Bank talks of rebuilding reputation
AIB chairman, Mr Lochlann Quinn has told shareholders it will take time to rebuild the bank's reputation in the wake of the five-year fraud at its US subsidiary, Allfirst, that cost it €789 million. The bank has also dismissed class actions filed by shareholders in the US seeking compensation in the wake of the fraud as being without merit.
"There is no doubt that our reputation has suffered, but the business is strong. Rebuilding our reputation will take time but we will do so," said Mr Quinn in a statement in AIB's annual report to shareholders. He added that he was confident of the bank's future and noted the swift action by AIB's board and management team when the fraud was discovered last February.
Mr Quinn sits on the remuneration committee that decided to cancel bonuses normally awarded to senior executives. The other directors on the committee are AIB deputy chairman and UTV chairman, Mr John McGuckian and UK-based director, Mr Derek Higgs.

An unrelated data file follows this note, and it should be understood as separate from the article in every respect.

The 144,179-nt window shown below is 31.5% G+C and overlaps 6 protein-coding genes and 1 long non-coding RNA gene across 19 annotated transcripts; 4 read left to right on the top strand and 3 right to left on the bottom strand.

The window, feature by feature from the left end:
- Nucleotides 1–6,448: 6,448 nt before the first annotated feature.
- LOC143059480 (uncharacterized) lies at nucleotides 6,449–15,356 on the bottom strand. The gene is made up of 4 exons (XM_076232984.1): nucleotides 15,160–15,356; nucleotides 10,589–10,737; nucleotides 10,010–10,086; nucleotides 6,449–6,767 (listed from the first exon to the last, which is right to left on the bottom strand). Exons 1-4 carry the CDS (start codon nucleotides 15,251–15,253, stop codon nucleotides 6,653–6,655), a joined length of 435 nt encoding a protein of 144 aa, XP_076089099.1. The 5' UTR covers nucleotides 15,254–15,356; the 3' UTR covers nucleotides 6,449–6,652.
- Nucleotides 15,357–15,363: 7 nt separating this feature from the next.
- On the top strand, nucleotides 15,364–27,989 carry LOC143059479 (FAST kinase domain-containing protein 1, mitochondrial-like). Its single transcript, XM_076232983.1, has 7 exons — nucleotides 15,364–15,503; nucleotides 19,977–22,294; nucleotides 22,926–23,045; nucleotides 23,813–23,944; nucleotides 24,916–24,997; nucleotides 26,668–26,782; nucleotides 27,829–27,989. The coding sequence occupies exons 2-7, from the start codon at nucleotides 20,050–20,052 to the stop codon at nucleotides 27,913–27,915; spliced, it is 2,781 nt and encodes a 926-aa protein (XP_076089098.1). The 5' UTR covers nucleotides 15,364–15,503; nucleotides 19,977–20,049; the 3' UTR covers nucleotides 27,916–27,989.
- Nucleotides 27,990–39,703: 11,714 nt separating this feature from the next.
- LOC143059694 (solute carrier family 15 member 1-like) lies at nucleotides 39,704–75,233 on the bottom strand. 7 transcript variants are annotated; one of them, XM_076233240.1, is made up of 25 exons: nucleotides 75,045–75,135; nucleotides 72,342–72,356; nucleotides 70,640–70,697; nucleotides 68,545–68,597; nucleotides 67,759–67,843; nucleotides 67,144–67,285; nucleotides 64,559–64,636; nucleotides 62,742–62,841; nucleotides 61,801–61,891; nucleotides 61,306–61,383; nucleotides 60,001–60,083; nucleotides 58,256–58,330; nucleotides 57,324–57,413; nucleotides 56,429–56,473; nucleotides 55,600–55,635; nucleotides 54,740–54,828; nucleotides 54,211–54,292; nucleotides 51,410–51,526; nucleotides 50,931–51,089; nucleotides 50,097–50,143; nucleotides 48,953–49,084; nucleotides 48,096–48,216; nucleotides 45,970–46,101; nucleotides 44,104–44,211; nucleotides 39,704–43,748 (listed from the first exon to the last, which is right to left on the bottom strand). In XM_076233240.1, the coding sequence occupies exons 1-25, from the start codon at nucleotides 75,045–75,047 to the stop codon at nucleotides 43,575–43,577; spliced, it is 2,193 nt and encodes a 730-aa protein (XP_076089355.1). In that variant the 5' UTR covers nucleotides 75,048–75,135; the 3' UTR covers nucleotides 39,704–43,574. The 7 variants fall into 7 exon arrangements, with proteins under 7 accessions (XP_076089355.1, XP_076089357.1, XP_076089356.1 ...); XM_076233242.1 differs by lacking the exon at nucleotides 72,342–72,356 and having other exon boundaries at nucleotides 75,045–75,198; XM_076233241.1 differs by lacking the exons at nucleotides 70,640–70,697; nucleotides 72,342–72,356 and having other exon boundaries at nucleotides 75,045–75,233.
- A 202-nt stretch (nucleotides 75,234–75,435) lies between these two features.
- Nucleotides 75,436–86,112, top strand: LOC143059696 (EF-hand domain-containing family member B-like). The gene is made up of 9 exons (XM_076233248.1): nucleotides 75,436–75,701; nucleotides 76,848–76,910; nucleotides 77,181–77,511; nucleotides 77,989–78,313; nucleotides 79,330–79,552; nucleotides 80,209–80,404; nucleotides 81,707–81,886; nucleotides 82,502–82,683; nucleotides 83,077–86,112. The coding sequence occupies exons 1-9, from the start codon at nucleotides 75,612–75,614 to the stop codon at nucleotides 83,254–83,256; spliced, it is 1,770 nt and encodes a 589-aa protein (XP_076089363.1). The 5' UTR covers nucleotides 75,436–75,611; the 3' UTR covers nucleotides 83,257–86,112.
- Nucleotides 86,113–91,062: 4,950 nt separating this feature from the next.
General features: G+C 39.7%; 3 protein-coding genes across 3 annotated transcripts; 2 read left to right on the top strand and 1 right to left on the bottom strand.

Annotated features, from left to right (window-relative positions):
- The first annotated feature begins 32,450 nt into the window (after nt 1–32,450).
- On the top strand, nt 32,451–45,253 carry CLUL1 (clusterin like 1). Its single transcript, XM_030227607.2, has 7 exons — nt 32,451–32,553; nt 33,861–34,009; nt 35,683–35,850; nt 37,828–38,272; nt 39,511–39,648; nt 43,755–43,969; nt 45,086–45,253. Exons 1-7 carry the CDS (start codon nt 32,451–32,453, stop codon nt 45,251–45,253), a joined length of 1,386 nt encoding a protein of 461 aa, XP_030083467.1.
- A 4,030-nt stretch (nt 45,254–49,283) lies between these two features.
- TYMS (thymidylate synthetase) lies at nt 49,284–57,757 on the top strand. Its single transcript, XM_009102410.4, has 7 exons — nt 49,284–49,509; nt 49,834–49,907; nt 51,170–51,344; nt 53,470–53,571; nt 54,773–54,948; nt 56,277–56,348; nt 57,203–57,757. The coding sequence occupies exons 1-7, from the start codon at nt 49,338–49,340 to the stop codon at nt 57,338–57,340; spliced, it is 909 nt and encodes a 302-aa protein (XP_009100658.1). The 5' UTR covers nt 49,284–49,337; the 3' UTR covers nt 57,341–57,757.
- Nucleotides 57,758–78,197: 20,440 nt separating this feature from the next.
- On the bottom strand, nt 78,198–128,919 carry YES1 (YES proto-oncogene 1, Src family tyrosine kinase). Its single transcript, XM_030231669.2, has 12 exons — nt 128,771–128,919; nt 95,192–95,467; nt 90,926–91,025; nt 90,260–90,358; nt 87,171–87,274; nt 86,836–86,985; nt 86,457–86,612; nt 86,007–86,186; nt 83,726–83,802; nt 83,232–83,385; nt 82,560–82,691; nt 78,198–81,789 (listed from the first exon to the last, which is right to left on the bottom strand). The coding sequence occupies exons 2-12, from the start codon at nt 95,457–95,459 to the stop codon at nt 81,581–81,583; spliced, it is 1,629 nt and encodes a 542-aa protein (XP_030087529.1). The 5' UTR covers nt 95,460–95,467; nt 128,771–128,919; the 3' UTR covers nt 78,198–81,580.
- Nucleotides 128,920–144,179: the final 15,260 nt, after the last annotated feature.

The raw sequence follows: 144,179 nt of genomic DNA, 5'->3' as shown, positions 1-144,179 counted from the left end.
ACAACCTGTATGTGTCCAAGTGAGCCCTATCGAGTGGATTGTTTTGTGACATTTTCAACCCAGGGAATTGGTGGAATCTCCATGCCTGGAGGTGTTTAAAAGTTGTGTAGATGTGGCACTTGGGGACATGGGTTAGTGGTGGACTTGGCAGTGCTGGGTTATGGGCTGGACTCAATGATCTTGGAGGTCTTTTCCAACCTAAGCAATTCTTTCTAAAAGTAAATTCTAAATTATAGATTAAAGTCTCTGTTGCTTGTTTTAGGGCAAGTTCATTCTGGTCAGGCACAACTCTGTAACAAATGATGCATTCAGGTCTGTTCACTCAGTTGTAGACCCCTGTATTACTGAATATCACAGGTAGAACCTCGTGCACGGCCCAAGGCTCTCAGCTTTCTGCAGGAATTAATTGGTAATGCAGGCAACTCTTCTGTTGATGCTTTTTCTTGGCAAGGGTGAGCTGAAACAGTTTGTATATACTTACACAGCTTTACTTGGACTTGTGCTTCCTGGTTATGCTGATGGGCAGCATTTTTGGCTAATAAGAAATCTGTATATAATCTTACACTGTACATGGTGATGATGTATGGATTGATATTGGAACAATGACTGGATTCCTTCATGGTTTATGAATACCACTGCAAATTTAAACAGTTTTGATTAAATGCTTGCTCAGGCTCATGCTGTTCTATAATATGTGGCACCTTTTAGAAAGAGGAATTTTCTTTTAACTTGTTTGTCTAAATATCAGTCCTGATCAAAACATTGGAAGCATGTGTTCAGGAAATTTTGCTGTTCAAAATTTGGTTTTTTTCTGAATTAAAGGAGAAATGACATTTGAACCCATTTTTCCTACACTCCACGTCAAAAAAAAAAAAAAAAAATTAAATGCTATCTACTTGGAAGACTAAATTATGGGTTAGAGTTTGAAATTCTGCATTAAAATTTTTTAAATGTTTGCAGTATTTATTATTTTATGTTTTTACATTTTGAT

Referring to the class actions filed against AIB, Allfirst and serving and past officers of the Baltimore-based subsidiary, the bank said it was not practicable to predict the outcome of this court challenge and any financial impact for AIB. It noted the actions, under which shareholders claim AIB and Allfirst filed misleading accounts with the US Securities and Exchange Commission over the five years the fraud was perpetrated, are largely based on newspaper articles. "The board has been advised the action appears to be without merit."
AIB group chief executive, Mr Michael Buckley, said the €789 million loss at Allfirst had overshadowed an otherwise very solid year of progress for the bank. "As a company, we have acted in a determined, decisive, open and timely fashion since the loss was revealed. Our focus now is on continuing to work with our regulators so as to ensure that their requirements are fully met."
Mr Buckley added that AIB would demonstrate "resilience" in difficult times. "I look forward with confidence to a successful 2002."
The bank's auditors, PricewaterhouseCoopers, which lost the lucrative contract last month, notes in its report that it was not required to consider whether the bank's controls were effective. Its reports to AIB shareholders over the past five years did not contain any adverse opinion about Allfirst's treasury activities. The AIB board of directors decided last month to put the €2.5 million audit contract out for tender.